Humans of ME/CFS
In 1994, I graduated with my Master’s Degree in Intergenerational Studies. I advocated for children, families, and the elderly. I started the Texas chapter of Generations United. I was a healthy 34-year-old married working mother about to train for my 1st half marathon. Then on Thanksgiving Day in 1994, I went for my usual 2-mile jog. Afterward, I lay down on the sofa and took a nap. When I woke up, I knew something was terribly wrong. The fatigue was so crushing I knew I would never run again.
Within 5 months, I had to quit my job because the cognitive symptoms were so severe I could no longer recognize words or follow a conversation. I knew ME/CFS was not medically recognized, so when I quit my job I said it was to start my own business. No one knew I was really sick except my husband. No one would’ve believed me anyway because I looked perfectly normal on the outside.
It took 6 months to leave my professional and personal life before I was able to truly stop and rest. When I finally did, I only got sicker. I was bedridden for the first five years. I couldn’t listen to music, read a newspaper, talk on the phone, or do anything for more than a minute. I could not be upright or the flu-like symptoms would be worse.
While resting, just the slight movement of turning from one side to the other would exacerbate all my symptoms. I’d go weeks without bathing. How I managed to be a mother to my young son I don’t remember.
My husband would come home from his job in the middle of the day to feed me lunch—that was until the gastrointestinal symptoms started. I tried every diet possible. I went from 125 lbs to 97 lbs in just 2 months.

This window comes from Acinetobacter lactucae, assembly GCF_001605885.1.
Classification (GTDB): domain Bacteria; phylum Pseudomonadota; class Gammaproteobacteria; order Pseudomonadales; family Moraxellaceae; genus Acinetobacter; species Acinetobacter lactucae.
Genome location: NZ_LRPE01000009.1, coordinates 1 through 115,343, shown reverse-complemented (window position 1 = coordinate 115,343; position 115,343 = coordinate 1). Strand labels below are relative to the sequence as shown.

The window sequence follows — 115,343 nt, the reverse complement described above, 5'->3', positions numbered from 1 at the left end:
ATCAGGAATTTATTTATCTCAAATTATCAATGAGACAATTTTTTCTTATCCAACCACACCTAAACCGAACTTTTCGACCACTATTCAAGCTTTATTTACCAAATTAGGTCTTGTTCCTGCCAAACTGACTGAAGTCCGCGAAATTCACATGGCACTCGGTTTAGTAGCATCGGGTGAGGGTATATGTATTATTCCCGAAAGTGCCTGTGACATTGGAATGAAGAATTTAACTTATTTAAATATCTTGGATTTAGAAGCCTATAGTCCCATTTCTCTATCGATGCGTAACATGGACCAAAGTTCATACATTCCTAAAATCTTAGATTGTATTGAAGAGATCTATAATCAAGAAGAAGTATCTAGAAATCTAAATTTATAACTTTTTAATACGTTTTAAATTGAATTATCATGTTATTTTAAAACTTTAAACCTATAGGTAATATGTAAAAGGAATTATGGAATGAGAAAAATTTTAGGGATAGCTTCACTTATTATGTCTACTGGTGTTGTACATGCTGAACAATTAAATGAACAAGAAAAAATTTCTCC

That’s when we really got scared. We thought I might die.
I was finally diagnosed with ME/CFS in 1998. I received Social Security disability, saw a specialist, and tried medications and vitamins. I have 13 volumes of journals from that life-altering time period. No one understood, so I cut off all ties with family and friends in the real world. I lived in the world of sickness with ME/CFS. I struggled to exist daily and to make sense of it all for the next 23 years.
Over time I got stronger and found medication to address specific symptoms. I’m a textile artist now and can function. However, I still must sleep ten hours a night, rest every afternoon, and if I exert myself too much I relapse for weeks or months. In 2016, I did too much and was bedridden for the first ten weeks of 2017.
The public world still does not know I struggle with ME/CFS daily, but I consider myself one of the lucky ones.